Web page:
"FULL LOCK. Power. ALL THE WAY. More power. MORE POWER."
Those were orders barked by the professional stunt driver in the passenger seat as I spun the electric blue Focus RS round an empty parking lot on the fringe of London's Olympic Park.
I was in boy racer heaven, in a car I would have had as a poster on my wall as a 15 year old, pulling drifts and donuts while bemused construction workers ogled my 'skill' through a gap in the fence.
I could tell they were impressed, even if the only look I got was nothing more than a blur of high-vis jackets as I enveloped the car in another cloud of tyre smoke.
I could get used to this drifting business. And to think I could be helping make our roads safer in the future. Am I dreaming?
The car that reads you
I wasn't. This is Ford's BuzzCar. A modified Focus RS which has been stripped down and display panels fitted to every window apart from the windscreen.
The 82 LED panels fitted by Designworks, display a series of colored patterns, but they aren't random. They are directly linked to my emotions as I switch of 'Drift Mode' in the RS and chuck it into another drift series.
I'm wearing a heart rate sensor on my wrist, and sensors on my fingers, connected to a transmitter that feeds readings to a smartphone where it's processed by a real-time 'emotional AI' system developed by empathic technology firm Sensum.
This data is used to figure out my current emotion and relays it back to a PC in the car (a Zotac VR GO gaming PC with a Geforce 1070 GPU and Intel i7 CPU) to instruct it which visual representation of my feelings should be displayed on the LED window panels.
The sensors on my fingers are capturing galvanic skin response, with micro dermal sweat activity on my hands giving away my emotion.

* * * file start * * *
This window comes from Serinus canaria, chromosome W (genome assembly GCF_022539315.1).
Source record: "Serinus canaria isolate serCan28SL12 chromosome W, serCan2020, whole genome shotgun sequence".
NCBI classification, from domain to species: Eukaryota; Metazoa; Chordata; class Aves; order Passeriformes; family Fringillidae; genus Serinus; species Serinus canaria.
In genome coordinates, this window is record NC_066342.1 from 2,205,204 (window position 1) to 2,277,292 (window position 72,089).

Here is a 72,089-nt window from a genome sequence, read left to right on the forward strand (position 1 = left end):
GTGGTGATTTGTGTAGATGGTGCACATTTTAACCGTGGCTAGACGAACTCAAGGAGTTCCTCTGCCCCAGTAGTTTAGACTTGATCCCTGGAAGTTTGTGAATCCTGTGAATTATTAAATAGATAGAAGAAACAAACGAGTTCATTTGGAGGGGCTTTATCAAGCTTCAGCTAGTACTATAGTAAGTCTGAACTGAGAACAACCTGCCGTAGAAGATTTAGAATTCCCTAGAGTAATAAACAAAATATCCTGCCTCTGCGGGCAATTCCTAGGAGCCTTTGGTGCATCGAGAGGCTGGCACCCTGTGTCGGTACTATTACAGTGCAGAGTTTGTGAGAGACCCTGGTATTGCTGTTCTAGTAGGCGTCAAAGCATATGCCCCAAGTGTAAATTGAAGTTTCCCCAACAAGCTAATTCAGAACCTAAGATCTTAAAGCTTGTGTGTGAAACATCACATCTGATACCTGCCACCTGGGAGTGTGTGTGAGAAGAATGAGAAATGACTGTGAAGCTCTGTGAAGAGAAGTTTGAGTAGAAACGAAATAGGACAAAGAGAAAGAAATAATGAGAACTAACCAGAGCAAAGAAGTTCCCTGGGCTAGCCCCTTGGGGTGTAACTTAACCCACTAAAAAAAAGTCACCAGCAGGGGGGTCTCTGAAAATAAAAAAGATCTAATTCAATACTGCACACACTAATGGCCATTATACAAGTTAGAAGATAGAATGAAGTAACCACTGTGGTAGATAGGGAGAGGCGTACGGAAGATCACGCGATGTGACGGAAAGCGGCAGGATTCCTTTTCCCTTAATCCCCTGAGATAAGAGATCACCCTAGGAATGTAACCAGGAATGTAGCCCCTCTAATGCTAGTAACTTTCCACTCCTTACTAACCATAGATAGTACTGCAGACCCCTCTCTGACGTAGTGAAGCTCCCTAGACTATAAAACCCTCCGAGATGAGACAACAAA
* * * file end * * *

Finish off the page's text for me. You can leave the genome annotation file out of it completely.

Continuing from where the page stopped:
The technology can be used to monitor a range of emotions, from the basic 'happy' and 'sad' to more advanced feelings such as 'fear', 'disgust', 'excitement', 'stress', 'fatigue' and 'distraction'.
However, this particular scenario was set up to monitor my arousal (stop laughing).
There were three different levels, each with their own visualisation setting for the car's displays.
When I was relaxed the LED panels showed yellow circles gently moving around. As I became more excited these morphed into angular, deep red shapes and when I hit peak arousal the shapes turned purple and triggered a strobe light show consisting of 110 LEDs placed all around the car... letting everyone know just how aroused I was.
This may all sound rather trivial, but the underlying technology could seriously impact the future of driving.
What it means for the future
The ability for a computer to read your emotion and the react in different ways opens up a wealth of possibilities at home, the office and more - and another key place is in the car.
Safety is a big pressure point for the automotive industry, as it tries to tackle dangers such as distraction, intoxication and fatigue.
In future vehicles, sensors could be built into the cabin - such as in the seats and steering wheel. This would allow the car to understand what the driver is doing, feeling and responding (or not) to.
The system in the car could have the ability to detect dangerous situations, such as the driver having a heart attack, and react by pulling the car over safely and contacting the emergency services.
It could even be combined with video tracking and facial recognition to make the detection more accurate and efficient.
This technology is still some way off though, with a prediction of 5-10 years for a consumer product to come to market.
But when that day comes just remember that I helped provide vital data that went towards the development of this technology. You're welcome.
- John McCann is getting behind the wheel to give you an alternative look at the wealth of cars – and the tech inside them – available today. From super-fast sports cars to tech-packed hatchbacks, he'll take you through a range of makes, models, power and price tags in his regular TR Drives column.